Before I get to the topic at hand, tax season is over for most of us! And while many of you would prefer to leave the topic of taxes in the rearview mirror, it’s an excellent time to see your Financial Advisor and CPA, and create your 2022 and 2023 tax plans. (Don’t have one? Click HERE to talk to an OFG CPA!) Now is not the time to create your future tax plan. Instead of throwing those documents into a shoebox, grab the opportunity to get on track to help ensure you aren’t overpaying Uncle Sam year after year.

Now on to the topic I want to focus on: The geopolitical uncertainty we have in the world today. I must admit that I never thought I’d see inflation rise like we did in the late 70s and the early 80s. We’ve experienced growth, and expansion. Inflation remained in check for the most part.I wouldn’t have predicted that we would see the type of inflation we are experiencing. The problem is that it looks like inflation is going to be  here for a while. James Bullard, President of the Federal Reserve Bank of St. Louis, recently said that he wants a 3.5% increase in the federal funds rate in 2022. Another article explained that the 30-year mortgage rate is 6.75%. We haven’t seen 6.75% on mortgages since the pre-dot com bubble.

We’re not in a recession yet, but we are in the throes of the possibility of a recession. Can the Federal Reserve engineer a soft landing? If they were on top of it, we wouldn’t be as extended as we currently are. This could mean that we’re on course to have a recession.  There is an index called the Geopolitical Risk Index or the GPR Index. (Higher geopolitical risk forewarns of lower investment and employment and corresponds with higher disaster probability and larger downside risks.) The GPR Index has only been higher twice in the last 30+ years. One incidence occurred in August of 1990 with the invasion of Kuwait. The other occurred at the beginning of the Iraqi War in March of 2003. Since current  numbers are so elevated, it’s not surprising  that we are experiencing a lot of geopolitical uncertainty. While this index wasn’t one that I was aware of until recently, it makes perfect sense for us to have a tool to understand the implications of what’s going on in the world and the effects that it may have on the economy and the markets.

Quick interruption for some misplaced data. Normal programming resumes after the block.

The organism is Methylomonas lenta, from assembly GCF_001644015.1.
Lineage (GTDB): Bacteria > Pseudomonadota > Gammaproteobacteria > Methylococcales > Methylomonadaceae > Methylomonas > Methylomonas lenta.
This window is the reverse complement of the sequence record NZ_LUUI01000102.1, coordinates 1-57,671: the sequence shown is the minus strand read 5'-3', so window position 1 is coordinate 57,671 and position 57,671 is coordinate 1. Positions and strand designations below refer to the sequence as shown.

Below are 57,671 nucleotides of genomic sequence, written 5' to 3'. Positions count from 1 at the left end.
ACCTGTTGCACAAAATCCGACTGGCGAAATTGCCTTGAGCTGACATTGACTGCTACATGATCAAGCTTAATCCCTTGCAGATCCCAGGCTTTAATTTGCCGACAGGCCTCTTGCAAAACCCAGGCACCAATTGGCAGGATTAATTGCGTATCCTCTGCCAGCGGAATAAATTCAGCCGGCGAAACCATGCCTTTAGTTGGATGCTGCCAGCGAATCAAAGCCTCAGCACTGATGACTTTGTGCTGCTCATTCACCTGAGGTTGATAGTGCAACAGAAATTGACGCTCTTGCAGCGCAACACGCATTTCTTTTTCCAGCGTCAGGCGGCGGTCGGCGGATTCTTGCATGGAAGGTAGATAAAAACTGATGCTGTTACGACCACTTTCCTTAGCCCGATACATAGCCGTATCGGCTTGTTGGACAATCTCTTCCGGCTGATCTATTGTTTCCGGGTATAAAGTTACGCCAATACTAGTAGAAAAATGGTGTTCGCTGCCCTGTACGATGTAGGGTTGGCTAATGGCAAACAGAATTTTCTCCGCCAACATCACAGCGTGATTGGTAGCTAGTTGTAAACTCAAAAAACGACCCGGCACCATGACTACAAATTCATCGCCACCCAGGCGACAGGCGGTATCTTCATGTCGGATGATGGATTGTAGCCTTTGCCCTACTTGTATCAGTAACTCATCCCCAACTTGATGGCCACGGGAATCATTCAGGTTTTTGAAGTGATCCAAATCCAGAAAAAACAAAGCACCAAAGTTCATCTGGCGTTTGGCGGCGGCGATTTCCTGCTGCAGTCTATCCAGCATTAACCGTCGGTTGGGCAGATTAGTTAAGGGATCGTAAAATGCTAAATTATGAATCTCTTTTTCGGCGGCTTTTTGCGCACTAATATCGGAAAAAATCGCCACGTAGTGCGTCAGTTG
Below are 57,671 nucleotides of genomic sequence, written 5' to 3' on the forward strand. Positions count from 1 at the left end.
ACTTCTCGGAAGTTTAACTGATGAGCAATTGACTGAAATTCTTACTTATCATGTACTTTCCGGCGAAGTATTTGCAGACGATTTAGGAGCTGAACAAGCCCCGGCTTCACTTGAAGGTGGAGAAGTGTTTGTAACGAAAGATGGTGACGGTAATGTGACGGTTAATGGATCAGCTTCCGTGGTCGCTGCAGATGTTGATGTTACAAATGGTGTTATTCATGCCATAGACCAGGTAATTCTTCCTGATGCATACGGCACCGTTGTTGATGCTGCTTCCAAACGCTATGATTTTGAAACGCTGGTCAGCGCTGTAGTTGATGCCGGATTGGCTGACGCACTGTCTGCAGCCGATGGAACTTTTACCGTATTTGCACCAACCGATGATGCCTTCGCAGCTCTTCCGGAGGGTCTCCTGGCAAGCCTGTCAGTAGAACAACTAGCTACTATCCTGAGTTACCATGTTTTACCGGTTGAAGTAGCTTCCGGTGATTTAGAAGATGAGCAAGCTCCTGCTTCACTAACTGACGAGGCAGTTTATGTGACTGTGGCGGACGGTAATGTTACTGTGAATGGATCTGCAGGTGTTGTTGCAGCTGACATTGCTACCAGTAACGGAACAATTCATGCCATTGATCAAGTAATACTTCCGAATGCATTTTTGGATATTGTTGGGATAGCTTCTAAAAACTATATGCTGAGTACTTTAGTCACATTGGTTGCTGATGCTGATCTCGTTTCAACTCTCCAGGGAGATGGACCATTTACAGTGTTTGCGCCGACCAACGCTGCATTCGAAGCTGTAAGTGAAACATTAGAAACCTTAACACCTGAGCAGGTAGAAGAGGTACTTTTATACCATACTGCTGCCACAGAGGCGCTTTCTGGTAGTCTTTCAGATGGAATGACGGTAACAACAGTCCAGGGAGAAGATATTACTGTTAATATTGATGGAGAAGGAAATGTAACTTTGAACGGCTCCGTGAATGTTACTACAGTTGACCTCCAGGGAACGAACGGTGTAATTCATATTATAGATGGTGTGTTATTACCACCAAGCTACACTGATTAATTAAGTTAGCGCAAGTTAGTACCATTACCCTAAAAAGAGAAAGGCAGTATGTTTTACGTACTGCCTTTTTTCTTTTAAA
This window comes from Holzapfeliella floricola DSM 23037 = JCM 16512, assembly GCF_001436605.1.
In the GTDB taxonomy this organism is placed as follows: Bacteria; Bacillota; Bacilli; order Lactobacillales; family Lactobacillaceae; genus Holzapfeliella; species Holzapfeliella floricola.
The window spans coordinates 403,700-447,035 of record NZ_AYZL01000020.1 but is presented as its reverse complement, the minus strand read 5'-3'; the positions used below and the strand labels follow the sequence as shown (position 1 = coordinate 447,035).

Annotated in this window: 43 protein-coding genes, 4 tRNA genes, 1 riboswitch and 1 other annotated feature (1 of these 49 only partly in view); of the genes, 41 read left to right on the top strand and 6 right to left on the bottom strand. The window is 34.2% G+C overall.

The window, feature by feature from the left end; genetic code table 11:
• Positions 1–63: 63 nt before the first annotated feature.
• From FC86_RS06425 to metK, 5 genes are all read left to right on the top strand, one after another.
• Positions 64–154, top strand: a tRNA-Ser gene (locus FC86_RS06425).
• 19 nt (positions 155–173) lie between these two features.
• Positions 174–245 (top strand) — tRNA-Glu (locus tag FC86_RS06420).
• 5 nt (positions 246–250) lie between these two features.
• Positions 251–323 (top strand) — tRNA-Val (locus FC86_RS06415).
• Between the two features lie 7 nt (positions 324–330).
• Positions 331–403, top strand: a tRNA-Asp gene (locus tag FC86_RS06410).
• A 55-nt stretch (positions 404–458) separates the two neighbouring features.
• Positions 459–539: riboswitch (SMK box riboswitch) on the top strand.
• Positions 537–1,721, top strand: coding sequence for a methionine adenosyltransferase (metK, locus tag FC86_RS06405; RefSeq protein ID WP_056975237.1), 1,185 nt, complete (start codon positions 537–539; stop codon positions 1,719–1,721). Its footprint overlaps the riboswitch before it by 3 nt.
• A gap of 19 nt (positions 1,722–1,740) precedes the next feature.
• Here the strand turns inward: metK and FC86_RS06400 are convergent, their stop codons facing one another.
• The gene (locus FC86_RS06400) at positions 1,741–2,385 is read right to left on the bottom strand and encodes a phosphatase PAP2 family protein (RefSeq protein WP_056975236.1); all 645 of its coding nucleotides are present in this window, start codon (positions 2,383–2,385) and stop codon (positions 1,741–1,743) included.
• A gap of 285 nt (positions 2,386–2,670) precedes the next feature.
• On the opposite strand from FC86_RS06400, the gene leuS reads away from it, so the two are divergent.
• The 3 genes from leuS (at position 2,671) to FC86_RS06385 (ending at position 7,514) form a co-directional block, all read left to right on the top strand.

Let’s talk about the Russia/Ukraine war. What’s going on here? In my opinion, Russia is thinking about oil as an essential country asset. Off the coast of Ukraine and Armenia in the Black Sea, massive oil and natural gas reserves were discovered in 2012. Putin wants to control those resources for multiple reasons; Russia provides a lot of the oil and gas used by the European Union and Ukraine. Russia is also the second-largest producer of oil globally, and they have the largest proven natural gas reserves in the world. The revenues from the sale of these resources comprise approximately 50% of the Russian government’s budget, and 30% of the country’s GDP. That’s huge. Most of their natural gas is sold to the European Union countries, tending to  35% of the EU’s gas supply. Germany relies on Russia for 50% of its natural gas. 

Here’s the issue: A lot of that oil and gas runs through a series of complex pipelines. Most of those pipelines were running through Ukraine, costing the Russians billions of dollars in tariffs for the utilization of them.Russia attempted to build new pipelines called Nord Stream 1 and 2. The thought was that the Nord Stream pipeline would eventually eliminate the need to use the ones that pass through Ukraine. Economics come into play here because the profitability increases for Russia. If you consider the reserves around the Crimean Peninsula and the Black Sea, Ukraine could have become energy-independent while also becoming an energy exporter. Russia, of course, wants access to those reserves.

Back  home, the  new Administration took their first steps to “make good” on President Biden’s campaign promise to  take on Fossil Fuels. “I want you to just take a look… I want you to look into my eyes. I guarantee you; I guarantee you, we are going to end fossil fuel, and I am not going to cooperate with them.” An Executive Order issued in January 20, 2021 called ” Protecting Public Health and the Environment and Restoring Science to Tackle the Climate Crisis” began the Biden administrations’ environmental regulatory onslaught. The focus, designed to push the United States toward “Green” energy solutions and away form traditional US fossil fuel production.  

One casualty of these initiatives was the Keystone pipeline. While the Keystone Pipeline would not have immediately alleviated demand, the completion date should have been within 12 months. And remember, oil isn’t only used for gasoline, but heat, producing electricity, asphalt, plastics, and even time-release aspirin capsules. While the canceled pipeline won’t halt the transportation of oil, it may have to be transported by semi trucks or trains which may be more costly and not as efficient. Let’s face it, Biden’s green energy policies, combined with the pent-up demand and supply chain issues, exacerbated the inflationary pressures on the United States and the rest of the world. And now, with Russia’s invasion of Ukraine, oil prices have skyrocketed, and it may not end anytime soon.

You may be asking yourself what all this has to do with retirement. How will your financial portfolio hold up under different economic conditions? Without stress-testing your retirement plan, how do you know it will weather the storm? Contact Osiwala Financial Group and schedule a free, no-obligation conversation with one of our Advisors. It can be done by phone, in-office, or virtually by clicking HERE.